U-factor measures how well a product prevents heat from escaping a home or building. U-factor ratings generally fall between 0.15 and 1.20. Products with low U-factors are better at keeping heat inside the building.
Solar Heat Gain Coefficient (0 - 1) measures how much heat from the sun is blocked. The lower the SHGC, the more a product is blocking solar heat gain.
Visible Transmittance (0 - 1) measures how much light comes through a product. Products with higher numbers pass through more light.
Condensation Resistance (1 - 100) measures how well a product resists the formation of condensation. Products with higher numbers resist condensation better.
Qualifications by U.S. region: Northern (N), North-Central (NC), South-Central (SC), and Southern (S)
Energy Star requirements vary depending upon heating and cooling needs of a region.
Zones A, B, C, and D based on heating degree days (HDD):
Zone A: <= 3,500 HDDs (warmest)
Zone B: > 3,500 to <= 5,500 HDDs
Zone C: > 5,500 to <= 8,000 HDDs
Zone D: > 8,000 HDDs (coldest)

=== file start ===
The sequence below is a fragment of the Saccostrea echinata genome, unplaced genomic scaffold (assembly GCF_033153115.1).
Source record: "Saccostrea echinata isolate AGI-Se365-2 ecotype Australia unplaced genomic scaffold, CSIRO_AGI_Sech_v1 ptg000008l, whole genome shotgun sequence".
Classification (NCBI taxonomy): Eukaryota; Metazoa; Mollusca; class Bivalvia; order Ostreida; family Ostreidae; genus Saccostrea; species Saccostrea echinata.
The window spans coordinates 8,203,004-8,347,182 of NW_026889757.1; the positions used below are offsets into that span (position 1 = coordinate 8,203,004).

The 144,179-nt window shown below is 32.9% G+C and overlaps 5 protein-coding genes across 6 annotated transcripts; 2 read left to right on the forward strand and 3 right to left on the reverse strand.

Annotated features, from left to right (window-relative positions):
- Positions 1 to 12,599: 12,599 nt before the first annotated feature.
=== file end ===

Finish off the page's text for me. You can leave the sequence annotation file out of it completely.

NFRC - NFRC.org energy ratings
Energy Star (United States) - EnergyStar.gov climate regions
Energy Star (Canada) - Canada Office of Energy Efficiency climate zone map
This tool provides some of the most common options on windows and doors and related NFRC values. For more information about the energy efficiency of specific products and options, please contact your local Integrity sales representative.
The National Fenestration Rating Council (NFRC) has developed and operates a uniform national rating system for the energy performance of fenestration products, including windows and doors. For additional information regarding this rating system, see www.nfrc.org/WindowRatings.
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